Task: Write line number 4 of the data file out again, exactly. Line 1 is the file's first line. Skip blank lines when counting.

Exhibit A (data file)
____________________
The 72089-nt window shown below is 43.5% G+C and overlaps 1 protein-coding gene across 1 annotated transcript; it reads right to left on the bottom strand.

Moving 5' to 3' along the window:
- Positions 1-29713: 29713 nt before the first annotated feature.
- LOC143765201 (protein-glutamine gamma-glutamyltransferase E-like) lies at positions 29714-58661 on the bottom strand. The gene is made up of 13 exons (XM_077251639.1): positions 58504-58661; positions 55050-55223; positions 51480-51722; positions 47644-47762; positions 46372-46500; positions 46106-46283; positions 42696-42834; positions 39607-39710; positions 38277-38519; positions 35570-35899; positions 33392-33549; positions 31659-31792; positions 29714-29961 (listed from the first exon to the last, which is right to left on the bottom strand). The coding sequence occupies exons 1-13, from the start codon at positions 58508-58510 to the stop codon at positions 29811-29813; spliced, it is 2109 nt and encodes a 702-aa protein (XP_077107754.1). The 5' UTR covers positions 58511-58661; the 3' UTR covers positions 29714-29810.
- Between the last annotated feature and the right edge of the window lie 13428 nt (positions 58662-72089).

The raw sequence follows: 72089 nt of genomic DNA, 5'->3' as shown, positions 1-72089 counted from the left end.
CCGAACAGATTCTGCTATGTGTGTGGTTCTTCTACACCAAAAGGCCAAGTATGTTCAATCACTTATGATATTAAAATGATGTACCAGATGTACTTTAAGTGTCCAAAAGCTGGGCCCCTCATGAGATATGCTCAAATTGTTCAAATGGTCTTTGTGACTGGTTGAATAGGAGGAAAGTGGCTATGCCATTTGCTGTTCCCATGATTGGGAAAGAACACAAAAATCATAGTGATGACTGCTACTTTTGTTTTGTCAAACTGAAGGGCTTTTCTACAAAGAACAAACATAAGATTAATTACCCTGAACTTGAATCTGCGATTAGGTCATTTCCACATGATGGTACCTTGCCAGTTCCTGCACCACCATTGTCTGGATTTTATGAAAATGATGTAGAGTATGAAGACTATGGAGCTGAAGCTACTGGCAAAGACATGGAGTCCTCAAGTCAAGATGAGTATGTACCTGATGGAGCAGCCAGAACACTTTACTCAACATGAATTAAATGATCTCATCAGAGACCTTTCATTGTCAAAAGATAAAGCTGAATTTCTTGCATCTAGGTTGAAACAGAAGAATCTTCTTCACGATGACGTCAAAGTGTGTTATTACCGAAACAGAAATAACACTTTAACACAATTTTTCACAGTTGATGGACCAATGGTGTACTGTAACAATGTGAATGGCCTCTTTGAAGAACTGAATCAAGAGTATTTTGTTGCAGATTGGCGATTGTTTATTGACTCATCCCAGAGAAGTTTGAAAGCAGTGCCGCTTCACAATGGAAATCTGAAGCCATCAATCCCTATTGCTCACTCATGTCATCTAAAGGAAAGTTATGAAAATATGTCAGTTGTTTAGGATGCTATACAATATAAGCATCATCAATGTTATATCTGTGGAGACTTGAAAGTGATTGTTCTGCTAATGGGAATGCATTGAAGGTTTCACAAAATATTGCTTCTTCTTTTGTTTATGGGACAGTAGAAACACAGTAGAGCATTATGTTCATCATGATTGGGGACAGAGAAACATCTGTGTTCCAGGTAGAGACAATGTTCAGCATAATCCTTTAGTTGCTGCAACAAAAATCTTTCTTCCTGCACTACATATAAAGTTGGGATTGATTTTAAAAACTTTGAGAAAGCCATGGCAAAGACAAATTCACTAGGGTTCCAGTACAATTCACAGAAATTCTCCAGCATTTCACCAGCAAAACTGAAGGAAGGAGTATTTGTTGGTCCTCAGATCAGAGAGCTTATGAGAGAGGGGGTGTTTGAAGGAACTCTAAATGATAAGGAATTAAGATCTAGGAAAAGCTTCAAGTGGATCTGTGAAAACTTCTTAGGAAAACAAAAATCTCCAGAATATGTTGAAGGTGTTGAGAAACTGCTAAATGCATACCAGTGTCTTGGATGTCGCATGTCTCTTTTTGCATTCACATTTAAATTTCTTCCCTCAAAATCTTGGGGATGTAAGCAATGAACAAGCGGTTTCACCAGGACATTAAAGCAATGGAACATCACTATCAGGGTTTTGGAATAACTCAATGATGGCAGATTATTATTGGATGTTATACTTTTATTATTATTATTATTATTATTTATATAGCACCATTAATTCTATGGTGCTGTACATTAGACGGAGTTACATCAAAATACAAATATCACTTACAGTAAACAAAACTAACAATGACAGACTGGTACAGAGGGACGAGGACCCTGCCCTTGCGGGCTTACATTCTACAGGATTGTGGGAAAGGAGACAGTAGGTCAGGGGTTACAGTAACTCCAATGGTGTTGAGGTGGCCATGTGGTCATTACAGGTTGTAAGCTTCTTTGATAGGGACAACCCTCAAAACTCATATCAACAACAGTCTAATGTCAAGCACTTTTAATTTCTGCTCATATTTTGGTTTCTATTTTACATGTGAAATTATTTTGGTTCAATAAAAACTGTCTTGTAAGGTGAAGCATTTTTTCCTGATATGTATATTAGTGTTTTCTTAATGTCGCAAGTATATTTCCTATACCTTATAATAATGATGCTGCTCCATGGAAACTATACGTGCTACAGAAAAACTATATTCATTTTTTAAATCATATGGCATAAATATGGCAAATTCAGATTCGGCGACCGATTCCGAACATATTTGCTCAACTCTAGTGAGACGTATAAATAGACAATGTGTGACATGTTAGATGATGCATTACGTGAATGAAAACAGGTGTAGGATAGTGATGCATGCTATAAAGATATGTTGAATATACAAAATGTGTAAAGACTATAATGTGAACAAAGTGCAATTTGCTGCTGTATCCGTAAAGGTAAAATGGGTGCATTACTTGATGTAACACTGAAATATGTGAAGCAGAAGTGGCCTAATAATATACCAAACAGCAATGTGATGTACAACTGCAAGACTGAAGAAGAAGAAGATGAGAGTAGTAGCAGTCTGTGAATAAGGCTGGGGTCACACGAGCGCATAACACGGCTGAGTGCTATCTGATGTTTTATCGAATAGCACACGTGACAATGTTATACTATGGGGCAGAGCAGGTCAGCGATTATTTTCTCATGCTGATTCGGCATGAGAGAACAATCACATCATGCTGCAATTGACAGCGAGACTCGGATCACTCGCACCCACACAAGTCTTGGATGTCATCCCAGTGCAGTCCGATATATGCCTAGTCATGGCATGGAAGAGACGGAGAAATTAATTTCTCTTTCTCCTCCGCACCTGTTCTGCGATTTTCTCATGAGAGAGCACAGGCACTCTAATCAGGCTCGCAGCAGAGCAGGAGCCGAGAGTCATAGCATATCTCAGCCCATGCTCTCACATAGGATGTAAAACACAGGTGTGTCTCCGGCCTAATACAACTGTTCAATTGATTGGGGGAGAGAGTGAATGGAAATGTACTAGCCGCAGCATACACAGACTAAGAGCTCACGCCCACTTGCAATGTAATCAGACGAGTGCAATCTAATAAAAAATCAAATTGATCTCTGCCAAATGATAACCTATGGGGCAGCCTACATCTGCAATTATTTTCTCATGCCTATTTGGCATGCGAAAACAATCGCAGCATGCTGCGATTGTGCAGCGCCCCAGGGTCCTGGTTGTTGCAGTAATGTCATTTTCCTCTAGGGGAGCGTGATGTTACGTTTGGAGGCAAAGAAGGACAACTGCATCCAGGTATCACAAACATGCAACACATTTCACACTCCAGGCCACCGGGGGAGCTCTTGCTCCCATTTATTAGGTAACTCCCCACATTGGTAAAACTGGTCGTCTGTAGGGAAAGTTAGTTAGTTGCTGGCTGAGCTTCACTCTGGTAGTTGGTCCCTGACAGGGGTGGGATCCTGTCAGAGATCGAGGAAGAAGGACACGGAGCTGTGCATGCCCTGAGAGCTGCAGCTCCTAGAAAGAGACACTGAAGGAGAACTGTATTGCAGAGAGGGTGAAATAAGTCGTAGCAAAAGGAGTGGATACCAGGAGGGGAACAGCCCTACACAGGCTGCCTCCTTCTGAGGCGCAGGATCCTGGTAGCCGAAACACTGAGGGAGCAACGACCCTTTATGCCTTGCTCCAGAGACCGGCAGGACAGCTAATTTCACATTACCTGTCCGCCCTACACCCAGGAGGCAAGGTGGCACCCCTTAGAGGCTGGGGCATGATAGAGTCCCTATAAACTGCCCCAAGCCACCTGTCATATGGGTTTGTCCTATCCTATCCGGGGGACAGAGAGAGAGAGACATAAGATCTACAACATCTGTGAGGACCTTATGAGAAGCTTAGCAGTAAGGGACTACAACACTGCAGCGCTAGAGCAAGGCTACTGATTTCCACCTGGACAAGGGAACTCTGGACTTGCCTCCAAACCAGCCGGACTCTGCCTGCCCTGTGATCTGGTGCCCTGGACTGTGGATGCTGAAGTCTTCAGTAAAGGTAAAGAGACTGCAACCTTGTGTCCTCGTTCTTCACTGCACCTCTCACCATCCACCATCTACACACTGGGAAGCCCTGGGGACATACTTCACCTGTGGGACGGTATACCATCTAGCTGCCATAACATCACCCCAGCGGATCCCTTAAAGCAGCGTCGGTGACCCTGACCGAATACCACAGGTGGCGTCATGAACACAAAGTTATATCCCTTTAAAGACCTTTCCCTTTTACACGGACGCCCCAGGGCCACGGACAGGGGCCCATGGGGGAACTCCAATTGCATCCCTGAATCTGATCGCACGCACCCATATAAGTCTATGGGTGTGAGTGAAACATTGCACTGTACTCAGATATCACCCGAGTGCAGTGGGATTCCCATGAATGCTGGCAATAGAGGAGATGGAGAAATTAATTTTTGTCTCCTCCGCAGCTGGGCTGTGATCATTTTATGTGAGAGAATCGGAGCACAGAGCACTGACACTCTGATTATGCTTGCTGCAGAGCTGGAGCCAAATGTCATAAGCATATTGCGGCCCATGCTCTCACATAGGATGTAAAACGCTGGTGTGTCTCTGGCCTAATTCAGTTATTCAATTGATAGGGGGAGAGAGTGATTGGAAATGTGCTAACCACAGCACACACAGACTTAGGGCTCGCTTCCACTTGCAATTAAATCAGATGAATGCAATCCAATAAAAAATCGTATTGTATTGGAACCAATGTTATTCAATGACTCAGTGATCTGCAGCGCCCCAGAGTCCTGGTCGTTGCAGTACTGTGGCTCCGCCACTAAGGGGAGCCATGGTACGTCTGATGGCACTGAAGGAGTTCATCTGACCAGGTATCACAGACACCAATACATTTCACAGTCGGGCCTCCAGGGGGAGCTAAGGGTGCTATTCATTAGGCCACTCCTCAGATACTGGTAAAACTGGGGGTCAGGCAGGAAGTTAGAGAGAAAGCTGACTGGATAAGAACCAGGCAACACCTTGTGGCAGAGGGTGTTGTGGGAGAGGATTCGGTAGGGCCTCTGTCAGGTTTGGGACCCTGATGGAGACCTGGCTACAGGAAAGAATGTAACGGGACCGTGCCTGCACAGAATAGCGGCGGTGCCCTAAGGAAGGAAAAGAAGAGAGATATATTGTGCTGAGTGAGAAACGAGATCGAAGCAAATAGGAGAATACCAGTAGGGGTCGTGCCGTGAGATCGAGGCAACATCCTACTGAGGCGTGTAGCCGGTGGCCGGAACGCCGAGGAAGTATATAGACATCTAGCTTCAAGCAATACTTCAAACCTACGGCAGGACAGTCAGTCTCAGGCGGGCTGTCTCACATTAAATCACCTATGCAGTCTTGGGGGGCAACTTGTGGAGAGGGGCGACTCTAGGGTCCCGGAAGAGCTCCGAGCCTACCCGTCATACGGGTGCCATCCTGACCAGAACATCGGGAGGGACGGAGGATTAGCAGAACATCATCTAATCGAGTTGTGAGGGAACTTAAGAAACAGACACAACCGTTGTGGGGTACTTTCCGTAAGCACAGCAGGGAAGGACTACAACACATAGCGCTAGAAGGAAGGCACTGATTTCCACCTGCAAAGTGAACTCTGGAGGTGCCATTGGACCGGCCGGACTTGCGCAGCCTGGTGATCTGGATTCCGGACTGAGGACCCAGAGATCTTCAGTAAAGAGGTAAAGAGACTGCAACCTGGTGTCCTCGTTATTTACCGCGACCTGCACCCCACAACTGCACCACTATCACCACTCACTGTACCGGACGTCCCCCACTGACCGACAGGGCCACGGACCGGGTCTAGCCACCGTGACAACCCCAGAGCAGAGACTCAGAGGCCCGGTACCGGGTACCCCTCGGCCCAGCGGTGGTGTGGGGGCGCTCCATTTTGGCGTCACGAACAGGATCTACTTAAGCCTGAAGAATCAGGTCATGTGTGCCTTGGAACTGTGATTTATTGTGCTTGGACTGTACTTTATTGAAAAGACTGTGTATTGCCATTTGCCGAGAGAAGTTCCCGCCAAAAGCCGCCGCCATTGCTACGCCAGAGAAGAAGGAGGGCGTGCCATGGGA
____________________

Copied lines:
- LOC143765201 (protein-glutamine gamma-glutamyltransferase E-like) lies at positions 29714-58661 on the bottom strand. The gene is made up of 13 exons (XM_077251639.1): positions 58504-58661; positions 55050-55223; positions 51480-51722; positions 47644-47762; positions 46372-46500; positions 46106-46283; positions 42696-42834; positions 39607-39710; positions 38277-38519; positions 35570-35899; positions 33392-33549; positions 31659-31792; positions 29714-29961 (listed from the first exon to the last, which is right to left on the bottom strand). The coding sequence occupies exons 1-13, from the start codon at positions 58508-58510 to the stop codon at positions 29811-29813; spliced, it is 2109 nt and encodes a 702-aa protein (XP_077107754.1). The 5' UTR covers positions 58511-58661; the 3' UTR covers positions 29714-29810.